By Ada Zhang
Halloween as we know it today is a chance for children to play dress-up and obtain copious amounts of candy. Therefore, it may surprise some people that this light-hearted holiday originated from ancient religious practices.
Dr. Joe Coker, lecturer of religion, said Celtic traditions were brought to America in the 1800s with the arrival of Scottish immigrants. Over time, aspects of the Celtic tradition mixed with aspects of English religious practices and resulted in contemporary Halloween.
The history of Halloween is complex, Coker said, derived from no single tradition.
“All of these traditions add to the celebration of other-worldly, spooky stuff,” Coker said.
The spooky origins of Halloween emerged from an ancient Celtic festival called Samhain. On Oct. 31, the Celts believed demons and ghosts of the deceased would rise from the underworld, according to “Halloween: An American Holiday, An American History.”
To escape harm, the Celts disguised themselves as the demonic beings whom they were afraid of. This is where modern-day Halloween derives its costume element, said Dr. Michael Foley, associate professor of patristics in the Honors College.
“They followed the principle ‘If you can’t beat them, join them,’” Foley said.
According to “Halloween: An American Holiday, An American History,” the Celts believed that not all the spirits of Samhain were evil.
The Celts made offerings of food and wine in hopes that the spirits of their loved ones would return for a visit.
Celtic communities also made bonfires because they believed the sun was weak during the winter.
They sacrificed animals and made predictions about the future based on the entrails. Humans might have been sacrificed too, according to “Halloween: An American Holiday, An American History.” Cats were also burned in wicker cages. This might explain where Halloween developed its iconography of cats and fire.
When Catholicism entered the Celtic lands, church leaders tried to navigate the Celts away from their pagan practices, Foley said. It just so happened that All Saints Day, a pre-existing Catholic tradition, was the day after Samhain. As a result, church officials were able to conveniently transform Samhain into All Hallow’s Eve.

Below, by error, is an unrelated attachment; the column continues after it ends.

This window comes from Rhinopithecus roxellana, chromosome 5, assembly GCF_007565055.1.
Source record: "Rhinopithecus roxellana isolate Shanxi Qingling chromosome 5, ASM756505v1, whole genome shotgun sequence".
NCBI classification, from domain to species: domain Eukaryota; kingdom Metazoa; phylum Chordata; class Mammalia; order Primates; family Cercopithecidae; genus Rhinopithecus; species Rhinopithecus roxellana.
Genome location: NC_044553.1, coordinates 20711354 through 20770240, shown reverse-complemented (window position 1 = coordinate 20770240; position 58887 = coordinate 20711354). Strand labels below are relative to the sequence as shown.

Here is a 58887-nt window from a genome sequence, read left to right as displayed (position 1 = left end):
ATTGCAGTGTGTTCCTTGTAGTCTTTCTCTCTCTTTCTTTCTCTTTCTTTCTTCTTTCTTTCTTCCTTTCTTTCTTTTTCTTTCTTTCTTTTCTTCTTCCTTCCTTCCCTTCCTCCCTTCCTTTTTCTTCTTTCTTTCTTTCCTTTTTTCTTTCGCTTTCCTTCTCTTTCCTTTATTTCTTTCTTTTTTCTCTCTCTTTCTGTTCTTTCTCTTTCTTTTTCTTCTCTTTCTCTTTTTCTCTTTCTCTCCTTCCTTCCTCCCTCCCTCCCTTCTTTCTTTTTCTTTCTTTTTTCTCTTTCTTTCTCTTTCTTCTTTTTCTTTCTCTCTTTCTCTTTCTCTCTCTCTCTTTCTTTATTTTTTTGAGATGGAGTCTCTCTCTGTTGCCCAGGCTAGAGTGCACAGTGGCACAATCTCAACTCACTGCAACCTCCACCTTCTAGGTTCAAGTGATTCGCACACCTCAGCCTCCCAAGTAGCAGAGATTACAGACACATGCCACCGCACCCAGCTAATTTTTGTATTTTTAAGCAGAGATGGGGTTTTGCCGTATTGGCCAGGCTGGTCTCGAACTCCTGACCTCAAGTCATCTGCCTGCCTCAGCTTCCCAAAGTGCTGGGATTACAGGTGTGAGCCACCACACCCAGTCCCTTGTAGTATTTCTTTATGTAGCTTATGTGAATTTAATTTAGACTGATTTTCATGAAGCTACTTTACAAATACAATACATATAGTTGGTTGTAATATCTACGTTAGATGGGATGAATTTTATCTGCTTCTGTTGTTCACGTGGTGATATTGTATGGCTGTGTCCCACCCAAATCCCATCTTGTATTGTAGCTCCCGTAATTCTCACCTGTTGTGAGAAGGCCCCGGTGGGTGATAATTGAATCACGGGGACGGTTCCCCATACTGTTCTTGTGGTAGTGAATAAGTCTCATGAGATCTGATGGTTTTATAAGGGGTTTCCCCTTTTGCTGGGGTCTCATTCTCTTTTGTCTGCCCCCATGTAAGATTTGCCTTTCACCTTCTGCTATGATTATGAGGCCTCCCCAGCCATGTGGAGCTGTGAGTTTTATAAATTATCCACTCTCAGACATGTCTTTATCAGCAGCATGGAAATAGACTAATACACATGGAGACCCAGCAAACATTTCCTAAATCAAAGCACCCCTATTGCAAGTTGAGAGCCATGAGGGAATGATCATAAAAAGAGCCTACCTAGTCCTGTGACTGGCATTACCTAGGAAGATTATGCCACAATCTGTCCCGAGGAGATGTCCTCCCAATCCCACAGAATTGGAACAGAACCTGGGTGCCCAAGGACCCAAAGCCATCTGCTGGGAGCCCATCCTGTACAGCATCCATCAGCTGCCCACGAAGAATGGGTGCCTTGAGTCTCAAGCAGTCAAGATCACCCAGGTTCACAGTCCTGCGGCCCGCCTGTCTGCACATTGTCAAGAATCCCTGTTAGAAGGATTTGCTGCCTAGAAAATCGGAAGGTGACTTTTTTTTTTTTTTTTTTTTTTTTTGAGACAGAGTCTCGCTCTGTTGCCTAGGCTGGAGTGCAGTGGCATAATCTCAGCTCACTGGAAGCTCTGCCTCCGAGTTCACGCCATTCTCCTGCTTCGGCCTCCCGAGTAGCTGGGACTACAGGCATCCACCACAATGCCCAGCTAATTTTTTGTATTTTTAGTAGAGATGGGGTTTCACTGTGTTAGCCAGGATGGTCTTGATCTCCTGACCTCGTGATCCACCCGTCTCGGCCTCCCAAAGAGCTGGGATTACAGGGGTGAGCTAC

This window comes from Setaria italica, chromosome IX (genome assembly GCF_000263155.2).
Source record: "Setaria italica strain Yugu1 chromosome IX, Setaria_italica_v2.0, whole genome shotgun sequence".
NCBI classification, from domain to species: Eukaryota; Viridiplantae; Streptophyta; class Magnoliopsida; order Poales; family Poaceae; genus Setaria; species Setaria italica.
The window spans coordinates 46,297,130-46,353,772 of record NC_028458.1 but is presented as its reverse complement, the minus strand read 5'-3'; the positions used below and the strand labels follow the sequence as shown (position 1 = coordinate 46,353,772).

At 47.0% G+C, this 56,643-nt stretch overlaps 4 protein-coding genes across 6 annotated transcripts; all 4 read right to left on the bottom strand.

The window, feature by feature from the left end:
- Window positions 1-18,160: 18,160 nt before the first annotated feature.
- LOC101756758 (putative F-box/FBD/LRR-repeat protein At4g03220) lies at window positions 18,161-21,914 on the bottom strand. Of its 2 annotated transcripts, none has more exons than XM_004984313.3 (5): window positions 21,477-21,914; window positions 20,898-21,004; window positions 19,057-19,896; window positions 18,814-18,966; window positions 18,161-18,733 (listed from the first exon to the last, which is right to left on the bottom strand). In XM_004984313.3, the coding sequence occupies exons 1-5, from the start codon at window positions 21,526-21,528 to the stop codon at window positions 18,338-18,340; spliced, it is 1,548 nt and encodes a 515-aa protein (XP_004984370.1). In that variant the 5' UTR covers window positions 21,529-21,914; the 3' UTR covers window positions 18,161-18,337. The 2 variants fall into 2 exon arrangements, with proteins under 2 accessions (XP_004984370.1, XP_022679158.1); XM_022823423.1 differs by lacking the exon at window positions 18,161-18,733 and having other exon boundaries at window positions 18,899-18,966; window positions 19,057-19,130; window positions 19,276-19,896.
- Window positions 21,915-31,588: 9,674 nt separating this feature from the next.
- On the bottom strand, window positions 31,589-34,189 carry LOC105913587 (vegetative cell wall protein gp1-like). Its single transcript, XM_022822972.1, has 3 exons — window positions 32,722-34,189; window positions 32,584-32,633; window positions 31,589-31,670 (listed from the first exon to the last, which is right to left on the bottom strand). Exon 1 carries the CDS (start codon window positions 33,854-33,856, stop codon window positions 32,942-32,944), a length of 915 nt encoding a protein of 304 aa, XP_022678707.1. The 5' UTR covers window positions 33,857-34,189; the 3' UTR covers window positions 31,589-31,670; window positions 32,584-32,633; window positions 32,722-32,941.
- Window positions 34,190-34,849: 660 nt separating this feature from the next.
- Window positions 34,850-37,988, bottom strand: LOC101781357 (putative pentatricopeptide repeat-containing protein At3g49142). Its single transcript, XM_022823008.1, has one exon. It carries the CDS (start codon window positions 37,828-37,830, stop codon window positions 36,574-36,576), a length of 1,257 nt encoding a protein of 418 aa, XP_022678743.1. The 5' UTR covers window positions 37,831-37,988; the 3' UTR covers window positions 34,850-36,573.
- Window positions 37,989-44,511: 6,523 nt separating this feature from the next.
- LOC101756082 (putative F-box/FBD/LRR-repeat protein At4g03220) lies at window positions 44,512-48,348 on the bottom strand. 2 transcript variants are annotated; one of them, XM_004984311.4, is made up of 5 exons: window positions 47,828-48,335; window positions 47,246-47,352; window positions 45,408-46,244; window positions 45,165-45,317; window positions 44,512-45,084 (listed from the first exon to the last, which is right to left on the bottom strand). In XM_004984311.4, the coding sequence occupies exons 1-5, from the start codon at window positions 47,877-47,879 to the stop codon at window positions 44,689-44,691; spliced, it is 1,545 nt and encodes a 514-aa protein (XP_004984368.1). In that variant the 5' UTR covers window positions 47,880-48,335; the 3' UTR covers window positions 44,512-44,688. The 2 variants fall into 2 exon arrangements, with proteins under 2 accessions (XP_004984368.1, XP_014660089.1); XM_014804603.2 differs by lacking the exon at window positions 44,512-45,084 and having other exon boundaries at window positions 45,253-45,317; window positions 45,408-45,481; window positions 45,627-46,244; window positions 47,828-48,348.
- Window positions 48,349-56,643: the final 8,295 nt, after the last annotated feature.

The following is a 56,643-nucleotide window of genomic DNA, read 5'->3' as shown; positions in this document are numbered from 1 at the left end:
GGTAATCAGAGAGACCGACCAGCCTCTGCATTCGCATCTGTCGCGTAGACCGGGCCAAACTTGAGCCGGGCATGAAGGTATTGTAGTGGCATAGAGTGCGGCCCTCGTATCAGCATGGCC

Coker said church officials tried to “Christianize” Samhain.
“It worked well because Catholics in Ireland were able to take advantage of the coincidence and steer the Celtic tradition away from unpleasantry,” Foley said.
From All Hallow’s Eve, the modern-day concept of trick-or-treating emerged. Called “souling,” the poor would go from door to door begging for soul cakes, and in return, they promised to pray for those who were deceased in the donor’s family.
“It used to be that you only gave soul cakes to the poor,” Foley said. “But then everyone started doing it. It became a social thing.”
After the Protestant Reformation, Catholics had to practice these traditions secretly for fear of religious persecution, Foley said.
English Protestants at this time began celebrating Guy Fawkes Day on Nov. 5.
According to “Halloween: An American History, An American Holiday,” a Catholic revolutionary named Guy Fawkes was involved in the 1605 Gunpowder Plot to blow up the British parliament and protestant-sympathetic House of Lords.
Foley said, however, he does not believe Fawkes’sactions were a part of a deliberate political agenda.
“They said that this was a Catholic plot to overthrow parliament, but it wasn’t,” Foley said. “He was just crazy.”
Whatever Fawkes’s true motives were, he gave Protestants a reason to detest and ridicule Catholicism, Foley said.
On Guy Fawkes Day, boys went door to door asking for coals, which they used to burn down effigies of Guy Fawkes and the pope. Those who denied the boys coals were to expect some sort of prank, hence the “trick” part of trick-or-treat.
“The modern American custom of trick or treating is combination of old Irish-Catholic Halloween and anti-Catholic British Guy Fawkes Day,” Foley said.
People wore Guy Fawkes masks on Guy Fawkes Day, Foley said, a phenomenon that probably further contributed to the masquerade aspect of modern-day Halloween.
Foley said nowadays, of course, when kids wear masks or ghoul costumes, it bears no religious significance.